NCAA extends recruiting dead period through July 31
photo by: Matt Tait
Cue the virtual visits and keep those cellphones charged. It’s going to be a quiet summer on the in-person college athletics recruiting front.
That much was learned this week, when the NCAA’s Division I Council Coordination Committee announced that the current recruiting dead period had been extended through July 31 in all sports.
The move comes just a couple of weeks after the National Association of Basketball Coaches formally recommended that an extension of the dead period to July 31.
A dead period means no in-person recruiting activities, including college campus visits, in-home visits or live evaluations.
Prospects are allowed to reach out to coaches as much as they like, and phone calls, text messages, emails, Zoom calls and even virtual visits are all allowed.
The official extension means some of the biggest events in college basketball recruiting — the Peach Jam in Georgia and other events in Texas and around the country — will not take place this summer.
College coaches already missed out on the two evaluation periods scheduled for April. And, with the next two scheduled for July 9-12 and 21-26, the extension of the dead period to July 31 likely eliminates those recruiting opportunities, as well.
It’s possible that the pandemic landscape could change or improve enough to open recruiting back up before July 31, but the uncertainty makes it tough to plan and schedule those annual recruiting showcases and similar events.
“The committee will regularly evaluate the dead period, continuing to be guided by medical experts,” NCAA officials said in a statement announcing the move.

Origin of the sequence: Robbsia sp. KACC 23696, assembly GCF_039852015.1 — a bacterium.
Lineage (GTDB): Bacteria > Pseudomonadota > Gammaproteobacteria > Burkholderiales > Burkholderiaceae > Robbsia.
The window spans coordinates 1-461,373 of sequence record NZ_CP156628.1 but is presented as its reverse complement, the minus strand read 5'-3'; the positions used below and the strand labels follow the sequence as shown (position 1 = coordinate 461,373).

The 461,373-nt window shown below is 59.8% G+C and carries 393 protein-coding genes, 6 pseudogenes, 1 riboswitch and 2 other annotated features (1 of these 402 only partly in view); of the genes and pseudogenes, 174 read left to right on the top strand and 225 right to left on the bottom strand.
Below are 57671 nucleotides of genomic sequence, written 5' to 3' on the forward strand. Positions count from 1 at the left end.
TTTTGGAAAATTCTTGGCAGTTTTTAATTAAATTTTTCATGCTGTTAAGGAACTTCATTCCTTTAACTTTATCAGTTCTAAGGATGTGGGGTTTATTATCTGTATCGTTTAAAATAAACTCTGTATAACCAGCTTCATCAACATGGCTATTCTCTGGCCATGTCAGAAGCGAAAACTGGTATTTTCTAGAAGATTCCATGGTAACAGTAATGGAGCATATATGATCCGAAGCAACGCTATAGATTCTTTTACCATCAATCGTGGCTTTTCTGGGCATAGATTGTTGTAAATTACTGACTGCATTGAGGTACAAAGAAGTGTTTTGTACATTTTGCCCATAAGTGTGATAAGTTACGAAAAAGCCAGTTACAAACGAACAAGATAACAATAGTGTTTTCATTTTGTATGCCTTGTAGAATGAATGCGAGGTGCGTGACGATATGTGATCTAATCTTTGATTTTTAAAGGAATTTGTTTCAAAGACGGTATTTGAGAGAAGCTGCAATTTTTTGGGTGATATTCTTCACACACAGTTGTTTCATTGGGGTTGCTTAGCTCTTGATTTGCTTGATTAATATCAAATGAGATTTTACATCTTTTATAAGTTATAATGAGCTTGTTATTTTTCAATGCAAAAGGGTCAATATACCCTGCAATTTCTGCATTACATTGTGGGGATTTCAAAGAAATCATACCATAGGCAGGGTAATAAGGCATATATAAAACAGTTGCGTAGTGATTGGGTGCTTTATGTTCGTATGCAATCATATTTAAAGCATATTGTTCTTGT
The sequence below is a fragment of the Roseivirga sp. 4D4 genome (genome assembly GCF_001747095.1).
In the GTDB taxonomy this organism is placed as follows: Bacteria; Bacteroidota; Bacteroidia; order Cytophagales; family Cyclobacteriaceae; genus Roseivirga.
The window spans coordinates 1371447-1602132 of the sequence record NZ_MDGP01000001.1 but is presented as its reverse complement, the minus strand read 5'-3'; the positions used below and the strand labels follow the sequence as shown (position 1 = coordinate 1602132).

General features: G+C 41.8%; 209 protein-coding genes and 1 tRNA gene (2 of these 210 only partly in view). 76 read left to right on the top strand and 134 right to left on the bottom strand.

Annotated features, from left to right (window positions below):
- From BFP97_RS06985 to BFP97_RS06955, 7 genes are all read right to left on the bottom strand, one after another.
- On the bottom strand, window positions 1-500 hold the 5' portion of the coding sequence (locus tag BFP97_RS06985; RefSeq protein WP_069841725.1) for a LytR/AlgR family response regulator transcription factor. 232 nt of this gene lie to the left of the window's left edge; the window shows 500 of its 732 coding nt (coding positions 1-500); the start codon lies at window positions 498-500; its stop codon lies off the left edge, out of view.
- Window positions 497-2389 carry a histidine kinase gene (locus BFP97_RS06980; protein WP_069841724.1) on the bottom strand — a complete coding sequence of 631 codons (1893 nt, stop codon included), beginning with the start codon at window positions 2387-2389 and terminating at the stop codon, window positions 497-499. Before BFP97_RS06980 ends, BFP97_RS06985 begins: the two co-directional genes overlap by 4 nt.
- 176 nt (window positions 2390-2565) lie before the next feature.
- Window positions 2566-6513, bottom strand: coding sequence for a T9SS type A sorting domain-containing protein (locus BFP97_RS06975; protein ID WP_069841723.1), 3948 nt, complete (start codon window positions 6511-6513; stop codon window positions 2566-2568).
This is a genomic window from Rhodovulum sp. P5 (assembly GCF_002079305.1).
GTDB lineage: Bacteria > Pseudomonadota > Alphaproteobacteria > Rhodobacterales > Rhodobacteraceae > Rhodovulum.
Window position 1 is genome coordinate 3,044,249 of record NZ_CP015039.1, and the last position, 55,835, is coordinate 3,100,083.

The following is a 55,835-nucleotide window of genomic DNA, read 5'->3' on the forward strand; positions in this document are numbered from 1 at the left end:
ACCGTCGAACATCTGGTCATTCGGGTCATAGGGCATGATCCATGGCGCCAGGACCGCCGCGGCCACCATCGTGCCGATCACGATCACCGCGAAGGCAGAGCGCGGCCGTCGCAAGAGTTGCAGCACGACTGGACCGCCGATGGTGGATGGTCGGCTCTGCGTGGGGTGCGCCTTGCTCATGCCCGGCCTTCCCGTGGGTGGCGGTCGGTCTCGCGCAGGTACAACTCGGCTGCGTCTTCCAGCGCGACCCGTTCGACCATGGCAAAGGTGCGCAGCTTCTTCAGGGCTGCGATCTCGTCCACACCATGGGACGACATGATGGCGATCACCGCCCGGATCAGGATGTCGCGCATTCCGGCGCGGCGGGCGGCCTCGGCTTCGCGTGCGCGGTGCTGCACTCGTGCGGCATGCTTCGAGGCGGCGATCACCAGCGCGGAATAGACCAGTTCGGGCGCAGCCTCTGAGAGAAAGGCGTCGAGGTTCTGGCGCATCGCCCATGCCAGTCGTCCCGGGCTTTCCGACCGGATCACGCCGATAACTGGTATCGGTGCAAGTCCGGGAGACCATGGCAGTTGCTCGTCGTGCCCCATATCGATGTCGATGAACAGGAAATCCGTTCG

While the world and college athletics continue to wade through all of the changes and challenges brought about by the COVID-19 pandemic, the NCAA, college administrators and coaches everywhere appear to be locked in on being as cautious as possible in moving forward.
Power Five conferences in the past week have started to announce dates and criteria for their return-to-campus plans, and most of them include initial stages that are voluntary.
The NCAA’s statement also addressed a change to virtual instruction by college strength and conditioning coaches, who, up to this point, have been kept from working with student-athletes for the past couple of months.
The statement read: “Starting June 1 strength and conditioning coaches may virtually observe voluntary physical workouts for health and safety purposes, but only if requested by the student-athlete.”
In an ever-evolving landscape that is essentially the lifeblood of college athletics, coaches in all sports will continue to get creative with the way they recruit.
Virtual visits have become a regular part of the recruiting vocabulary and also have led prospects to commit without actually visiting campuses.
There no doubt will be other methods that become common practice, some taking advantage of new technology and perhaps others going back to the old days where a handwritten letter or packet in the mail meant everything.
It will be interesting to track the recruiting classes that are put together during these times, to see if they look similar or different from the classes that coaches typically recruit and to see, years down the road, how the changes impact the bottom line of winning.
Recruiting cannot and will not stop. But, at least for the next couple of months, it’s going to look a lot different.